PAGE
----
ss_part_clean_06_full.jpg
    (click for full-size)

    Subtle, believable, but most importantly - de-pixelized! The same basic principle applies to any situation this ugliness manifests itself; drifting, dipping a wheel off into the grass, full-on rallying, and even rain. Flatten the image, and save with whatever method you're used to!
    ___________________________

    I hope this can be of help to the community, and I plan on expanding with some further tutorials in the future. If you have any questions at all, don't be afraid to post a reply and I'll try to cover it!
    ___________________________​
    Update History:

    05.12.11 - ...and so it begins.
    08.07.11 - A long overdue clarification!
     
    Last edited: Oct 20, 2016
  2. Moglet

    Moglet Premium

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    Tutorial party! :cheers::cheers:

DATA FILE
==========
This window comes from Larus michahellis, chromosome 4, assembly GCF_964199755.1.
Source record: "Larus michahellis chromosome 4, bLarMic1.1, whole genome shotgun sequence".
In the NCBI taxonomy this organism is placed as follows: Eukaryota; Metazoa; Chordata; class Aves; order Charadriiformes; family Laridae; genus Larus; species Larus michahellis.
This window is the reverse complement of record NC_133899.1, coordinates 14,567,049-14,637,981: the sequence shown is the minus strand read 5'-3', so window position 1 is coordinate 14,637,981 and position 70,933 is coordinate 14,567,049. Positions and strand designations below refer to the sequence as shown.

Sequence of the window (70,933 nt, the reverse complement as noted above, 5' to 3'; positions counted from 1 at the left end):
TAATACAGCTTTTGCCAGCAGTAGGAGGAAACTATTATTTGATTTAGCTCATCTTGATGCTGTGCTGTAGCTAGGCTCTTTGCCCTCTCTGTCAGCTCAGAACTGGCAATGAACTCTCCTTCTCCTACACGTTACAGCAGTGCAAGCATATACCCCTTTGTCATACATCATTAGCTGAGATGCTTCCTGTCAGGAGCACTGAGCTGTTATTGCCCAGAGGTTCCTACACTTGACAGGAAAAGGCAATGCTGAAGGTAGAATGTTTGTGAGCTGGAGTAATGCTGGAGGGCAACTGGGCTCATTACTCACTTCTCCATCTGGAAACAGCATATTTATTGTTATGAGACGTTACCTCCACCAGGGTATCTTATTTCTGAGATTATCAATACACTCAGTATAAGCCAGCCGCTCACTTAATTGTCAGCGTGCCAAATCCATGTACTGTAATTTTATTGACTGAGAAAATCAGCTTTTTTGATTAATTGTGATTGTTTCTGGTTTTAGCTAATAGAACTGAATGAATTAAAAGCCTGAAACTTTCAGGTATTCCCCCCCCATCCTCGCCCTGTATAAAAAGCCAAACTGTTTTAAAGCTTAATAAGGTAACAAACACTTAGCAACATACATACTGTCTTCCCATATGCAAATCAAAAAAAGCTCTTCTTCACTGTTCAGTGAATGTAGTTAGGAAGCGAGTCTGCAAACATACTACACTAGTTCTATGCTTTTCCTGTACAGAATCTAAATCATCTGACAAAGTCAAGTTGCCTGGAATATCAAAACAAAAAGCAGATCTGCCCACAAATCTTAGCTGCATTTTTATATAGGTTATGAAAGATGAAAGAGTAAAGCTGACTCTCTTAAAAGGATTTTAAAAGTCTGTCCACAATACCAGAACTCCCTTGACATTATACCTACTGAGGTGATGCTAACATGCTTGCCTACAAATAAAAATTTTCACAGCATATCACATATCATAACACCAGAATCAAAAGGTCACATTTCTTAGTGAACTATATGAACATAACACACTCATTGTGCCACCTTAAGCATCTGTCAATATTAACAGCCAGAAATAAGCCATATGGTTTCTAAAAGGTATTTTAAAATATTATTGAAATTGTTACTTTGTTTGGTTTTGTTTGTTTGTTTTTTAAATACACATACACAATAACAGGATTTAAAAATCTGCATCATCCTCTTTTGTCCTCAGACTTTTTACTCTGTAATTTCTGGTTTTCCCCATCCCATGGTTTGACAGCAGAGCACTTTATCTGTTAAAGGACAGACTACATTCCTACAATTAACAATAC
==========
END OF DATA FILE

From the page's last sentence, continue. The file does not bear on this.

Nice guide so far Slipz, it's interesting to see how you do cleanups like this as it's totally different to how I do mine!
     
  3. bmxmitch

    bmxmitch

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    another great Tutorial!? I <3 it :gtpflag:
     
  4. dice1998

    dice1998 Premium

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    This definitely helps me.

    Where's the thanks button when you need it? :tup:
     
  5. sems4arsenal

    sems4arsenal Premium

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    Thats another great Tutorial :cheers:
     
  6. FosterG

    FosterG

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    Very nice tutorial, thanks for taking the time to share it.
     
  7. SlipZtrEm

    SlipZtrEm Staff Emeritus